The Katter’s Australian Party managed to give the rest of the planet something to laugh at as they introduced what must be seen as a backward ‘anti-innovation’ private member’s bill into parliament.

That’s backward even for the KAP.

Queensland Über drivers now face a $2356 fine if they’re caught, and transport enforcement officials have been given more power (because that’s what they needed) to determine whether you’re an Uber driver or just in your car with someone. It’s also reduced the burden of proof required to prosecute so the best option for you is to either-

  1. Buy a motorbike
  2. Never drive with anyone again or you may be strip-searched by a power-hungry council worker.

And while paid ride-sharing is still illegal in Queensland, the government was reviewing it to bring the state in line with the planet Earth. New South Wales, South Australia, Western Australia and the ACT have all legalised ride-sharing, as well as most other places inhabited by humans.

In one of the classic ‘I’m a politician, look how condescending I can be’ moments of the year, Katter MP, Rob Katter said…and this deserves it’s own separate paragraph –

“They don’t make the decisions, we do here. Someone has to be the a grown-up and say ‘I’m sorry you might get a cheaper ride tonight but in the long run this does not serve the national interest.’ That’s the question that needs to be addressed, not the tide is coming. That’s not a reason to do it.”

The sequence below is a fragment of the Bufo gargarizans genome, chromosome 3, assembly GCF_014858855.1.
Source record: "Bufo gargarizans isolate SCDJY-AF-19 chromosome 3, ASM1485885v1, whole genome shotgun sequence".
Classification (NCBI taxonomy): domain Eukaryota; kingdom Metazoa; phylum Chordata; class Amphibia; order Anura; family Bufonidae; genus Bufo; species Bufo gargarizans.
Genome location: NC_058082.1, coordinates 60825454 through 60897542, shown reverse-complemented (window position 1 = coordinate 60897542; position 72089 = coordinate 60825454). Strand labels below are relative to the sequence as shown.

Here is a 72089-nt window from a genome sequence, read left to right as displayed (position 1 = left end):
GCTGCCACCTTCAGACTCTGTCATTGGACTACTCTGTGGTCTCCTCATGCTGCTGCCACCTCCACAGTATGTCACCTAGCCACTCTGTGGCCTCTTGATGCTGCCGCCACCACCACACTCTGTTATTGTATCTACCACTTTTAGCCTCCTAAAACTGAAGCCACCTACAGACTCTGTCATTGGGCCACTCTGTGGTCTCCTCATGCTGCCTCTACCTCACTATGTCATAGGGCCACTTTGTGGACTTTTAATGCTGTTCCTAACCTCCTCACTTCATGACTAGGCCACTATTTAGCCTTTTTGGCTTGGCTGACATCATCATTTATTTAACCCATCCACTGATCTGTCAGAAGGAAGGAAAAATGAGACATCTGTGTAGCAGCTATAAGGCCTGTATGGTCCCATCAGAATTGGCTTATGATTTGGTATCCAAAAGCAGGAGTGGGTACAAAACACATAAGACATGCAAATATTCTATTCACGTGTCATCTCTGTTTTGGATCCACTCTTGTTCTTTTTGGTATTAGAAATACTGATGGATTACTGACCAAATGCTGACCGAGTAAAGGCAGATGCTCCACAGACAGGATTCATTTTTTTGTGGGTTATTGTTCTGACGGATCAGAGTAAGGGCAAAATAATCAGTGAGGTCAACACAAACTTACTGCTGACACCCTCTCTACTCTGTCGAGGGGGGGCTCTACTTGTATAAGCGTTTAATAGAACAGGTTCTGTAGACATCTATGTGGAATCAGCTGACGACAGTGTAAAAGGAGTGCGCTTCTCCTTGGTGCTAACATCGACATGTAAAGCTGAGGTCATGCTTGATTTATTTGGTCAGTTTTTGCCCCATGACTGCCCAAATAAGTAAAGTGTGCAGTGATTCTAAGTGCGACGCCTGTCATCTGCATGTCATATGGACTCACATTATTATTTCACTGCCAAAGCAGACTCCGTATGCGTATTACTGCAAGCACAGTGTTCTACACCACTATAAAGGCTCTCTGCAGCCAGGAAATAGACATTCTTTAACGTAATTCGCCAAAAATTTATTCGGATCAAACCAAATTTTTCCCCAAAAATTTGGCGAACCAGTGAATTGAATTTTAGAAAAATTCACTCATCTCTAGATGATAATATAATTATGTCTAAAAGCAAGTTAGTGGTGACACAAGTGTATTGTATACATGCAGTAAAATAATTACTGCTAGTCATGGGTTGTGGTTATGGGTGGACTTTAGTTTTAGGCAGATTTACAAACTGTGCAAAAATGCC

The “you” he is talking about, by the way, is you – the voter. So in other words, “Forget democracy, I couldn’t care less what all the people want. If you expect a clean car driven by a nice person for cheaper than a gross old cab then you can forget it.”

Because the thing is, Brisbane cabs are some of the worst anywhere. The service, cost and cleanliness of Yellow and Black and White cabs is embarrassing for us as a city and Katter’s excuse of trying to ‘save’ the industry is likely to fall on deaf ears if anyone listening has ever been in a cab in the city.

This is party politics and backroom deals at their worst. And it’s also punishment for those who may or may not be Uber drivers, a removal of a valuable service and worst of all, an increase in power to transport officials.